Address: 17, Jeollagamyeong 5-Gil, Wansan-gu, Jeonju-si, Jeollabuk-do (2nd floor) / 전북 전주시 완산구 전라감영5길 17 2층
Kongnamul Gukbap 콩나물 국밥
Kongnamul Gukbap is a very simple dish of bean sprout soup with rice. The soup broth is made with dried anchovy, lots of bean sprouts and washed chopped kimchi are added in the end. A recommended spot is Sambeakjib 삼백집, the perfect breakfast or lunch place in the Jeonju Hanok Village. They finish the soup with lots of sesame oil and a raw egg which makes the soup rich and mild. The raw egg will be cooked because of the hot soup in the stone pot. There is another amazing dish, perfect as a side dish with this main food. The non-spicy pan-fried green chili dumplings.
Address: 22, Jeonju Gaeksa 2-gil, Wansan-gu, Jeonju-si, Jeollabuk-do / 전북 전주시 완산구 전주객사2길 22
Jeonju Makgeolli 전주 막걸리
There is a specific makgeolli in Jeonju, quite different from the standard makgeolli. This one is called Moju 모주 and has a much lower alcohol percentage than the original drink. Moju literally translates to ‘mother’s care’ and is made with ginger, jujube, ginseng, and cinnamon.
Dine & Wine In Traditional Korean Style
The Koreans love their makgeolli, a spirit made of fermented rice. One of the most exciting things to do in Jeonju is the experience of its ‘makgeolli town’, a bar strip that specializes in the drink. These taverns are like a Korean version of tapas. You can order a brass kettle of rice wine for the table and the accompanied food is brought alongside. For each kettle you get, expect a spread of 20+ dishes, each brimming with flavor. At Cheonnyeonnuri Bom 천년누리봄, a makgeolli town run by the senior citizen club, each dish is packed with a flavorful punch. Along with banchan, large ginseng soup bowls, grilled fish, stir-fried pork belly are some of the many dishes served. The more kettles of wine you order, the dishes on the table grow with it. Don’t worry about the hangover as Jeonju has the perfect cure: Kongnamul Gukbap, a bean sprout soup with rice you can find in the streets in the morning.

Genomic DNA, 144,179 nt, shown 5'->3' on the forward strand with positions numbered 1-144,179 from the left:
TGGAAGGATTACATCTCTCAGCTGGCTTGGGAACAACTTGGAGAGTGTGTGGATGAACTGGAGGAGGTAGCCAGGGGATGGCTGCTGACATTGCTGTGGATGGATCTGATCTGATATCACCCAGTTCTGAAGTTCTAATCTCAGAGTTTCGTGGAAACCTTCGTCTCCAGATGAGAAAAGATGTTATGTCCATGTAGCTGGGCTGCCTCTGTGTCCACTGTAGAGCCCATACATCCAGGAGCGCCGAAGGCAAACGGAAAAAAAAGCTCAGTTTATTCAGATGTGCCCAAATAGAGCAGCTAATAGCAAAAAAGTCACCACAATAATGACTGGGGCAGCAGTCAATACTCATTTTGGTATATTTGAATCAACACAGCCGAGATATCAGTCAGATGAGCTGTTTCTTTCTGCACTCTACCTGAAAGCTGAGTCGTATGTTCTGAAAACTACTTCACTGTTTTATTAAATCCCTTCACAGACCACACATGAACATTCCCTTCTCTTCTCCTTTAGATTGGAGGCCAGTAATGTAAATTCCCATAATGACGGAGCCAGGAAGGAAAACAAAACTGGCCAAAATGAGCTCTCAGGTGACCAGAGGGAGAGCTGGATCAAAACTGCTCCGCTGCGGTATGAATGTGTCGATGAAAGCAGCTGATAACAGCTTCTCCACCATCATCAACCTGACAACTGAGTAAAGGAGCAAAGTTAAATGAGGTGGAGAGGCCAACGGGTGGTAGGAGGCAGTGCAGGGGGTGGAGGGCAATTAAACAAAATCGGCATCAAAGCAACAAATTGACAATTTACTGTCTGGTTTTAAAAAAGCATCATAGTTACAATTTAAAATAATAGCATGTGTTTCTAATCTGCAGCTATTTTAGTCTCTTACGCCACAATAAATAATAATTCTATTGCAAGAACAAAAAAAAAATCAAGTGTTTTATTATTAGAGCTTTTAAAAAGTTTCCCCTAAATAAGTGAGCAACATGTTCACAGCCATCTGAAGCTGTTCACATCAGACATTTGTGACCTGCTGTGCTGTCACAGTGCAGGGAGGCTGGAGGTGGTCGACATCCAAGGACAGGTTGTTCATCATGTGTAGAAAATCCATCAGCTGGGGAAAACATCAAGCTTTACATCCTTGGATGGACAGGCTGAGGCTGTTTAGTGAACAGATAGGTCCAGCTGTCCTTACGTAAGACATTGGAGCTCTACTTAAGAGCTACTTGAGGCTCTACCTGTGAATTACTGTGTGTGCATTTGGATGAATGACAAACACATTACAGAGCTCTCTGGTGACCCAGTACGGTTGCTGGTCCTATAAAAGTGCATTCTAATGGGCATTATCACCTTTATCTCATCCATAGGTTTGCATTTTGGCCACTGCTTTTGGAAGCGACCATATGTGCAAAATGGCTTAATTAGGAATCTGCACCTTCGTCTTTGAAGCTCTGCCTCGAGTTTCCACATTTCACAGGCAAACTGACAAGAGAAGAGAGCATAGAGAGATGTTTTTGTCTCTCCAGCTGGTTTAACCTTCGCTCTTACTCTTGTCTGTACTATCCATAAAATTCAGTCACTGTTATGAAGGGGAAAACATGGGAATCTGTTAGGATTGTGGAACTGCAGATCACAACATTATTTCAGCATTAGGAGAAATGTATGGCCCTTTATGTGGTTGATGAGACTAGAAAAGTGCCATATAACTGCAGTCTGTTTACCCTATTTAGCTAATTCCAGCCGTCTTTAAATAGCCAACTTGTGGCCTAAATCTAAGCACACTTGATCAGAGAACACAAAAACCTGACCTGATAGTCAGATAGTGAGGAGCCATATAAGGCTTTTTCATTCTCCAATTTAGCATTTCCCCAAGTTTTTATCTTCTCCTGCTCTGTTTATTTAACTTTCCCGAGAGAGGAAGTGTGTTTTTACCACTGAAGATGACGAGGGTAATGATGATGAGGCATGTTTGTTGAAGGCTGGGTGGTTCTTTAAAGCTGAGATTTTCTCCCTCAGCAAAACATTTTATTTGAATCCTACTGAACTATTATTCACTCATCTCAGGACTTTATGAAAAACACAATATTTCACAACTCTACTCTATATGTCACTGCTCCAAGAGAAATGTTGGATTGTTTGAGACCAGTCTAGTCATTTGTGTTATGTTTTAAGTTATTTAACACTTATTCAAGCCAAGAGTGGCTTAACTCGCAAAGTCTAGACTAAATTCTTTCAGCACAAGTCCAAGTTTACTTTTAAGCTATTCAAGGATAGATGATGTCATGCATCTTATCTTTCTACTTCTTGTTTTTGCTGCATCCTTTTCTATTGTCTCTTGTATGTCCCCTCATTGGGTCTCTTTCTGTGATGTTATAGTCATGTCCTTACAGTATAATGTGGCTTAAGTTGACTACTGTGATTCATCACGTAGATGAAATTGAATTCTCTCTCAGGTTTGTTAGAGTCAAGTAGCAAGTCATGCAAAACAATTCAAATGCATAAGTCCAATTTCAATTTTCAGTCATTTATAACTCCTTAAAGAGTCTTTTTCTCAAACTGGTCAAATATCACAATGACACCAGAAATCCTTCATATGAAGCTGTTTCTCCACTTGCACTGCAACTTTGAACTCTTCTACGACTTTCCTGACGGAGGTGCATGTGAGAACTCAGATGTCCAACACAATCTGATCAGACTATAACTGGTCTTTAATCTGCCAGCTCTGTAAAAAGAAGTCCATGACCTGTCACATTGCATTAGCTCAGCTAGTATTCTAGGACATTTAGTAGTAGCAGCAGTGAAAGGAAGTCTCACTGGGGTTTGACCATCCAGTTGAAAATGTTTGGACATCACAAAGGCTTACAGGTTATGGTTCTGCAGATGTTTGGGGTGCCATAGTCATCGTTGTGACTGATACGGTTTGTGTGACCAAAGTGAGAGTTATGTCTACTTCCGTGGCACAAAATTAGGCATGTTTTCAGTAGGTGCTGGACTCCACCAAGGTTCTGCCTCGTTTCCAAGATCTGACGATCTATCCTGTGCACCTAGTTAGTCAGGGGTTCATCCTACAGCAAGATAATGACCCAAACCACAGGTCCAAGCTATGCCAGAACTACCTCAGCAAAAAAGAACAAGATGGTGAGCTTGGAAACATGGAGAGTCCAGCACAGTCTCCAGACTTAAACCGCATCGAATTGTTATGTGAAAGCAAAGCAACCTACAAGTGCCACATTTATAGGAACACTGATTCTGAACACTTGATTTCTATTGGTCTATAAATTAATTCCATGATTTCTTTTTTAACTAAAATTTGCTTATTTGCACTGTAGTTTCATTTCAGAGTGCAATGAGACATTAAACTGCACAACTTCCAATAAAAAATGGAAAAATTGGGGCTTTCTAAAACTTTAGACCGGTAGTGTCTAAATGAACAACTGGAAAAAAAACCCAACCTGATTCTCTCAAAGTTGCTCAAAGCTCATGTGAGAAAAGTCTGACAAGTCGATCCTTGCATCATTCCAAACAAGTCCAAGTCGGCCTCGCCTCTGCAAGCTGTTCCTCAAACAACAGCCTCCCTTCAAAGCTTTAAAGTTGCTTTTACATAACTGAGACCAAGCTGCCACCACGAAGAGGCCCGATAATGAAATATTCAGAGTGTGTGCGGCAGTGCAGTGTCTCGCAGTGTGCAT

Address: 38-8 Gyeonggijeon-gil, Wansan-gu, Jeonju / 전북 전주시 완산구 경기전길 38-8
Hours: Daily 11:00-23:00; Break time: 14:00-17:00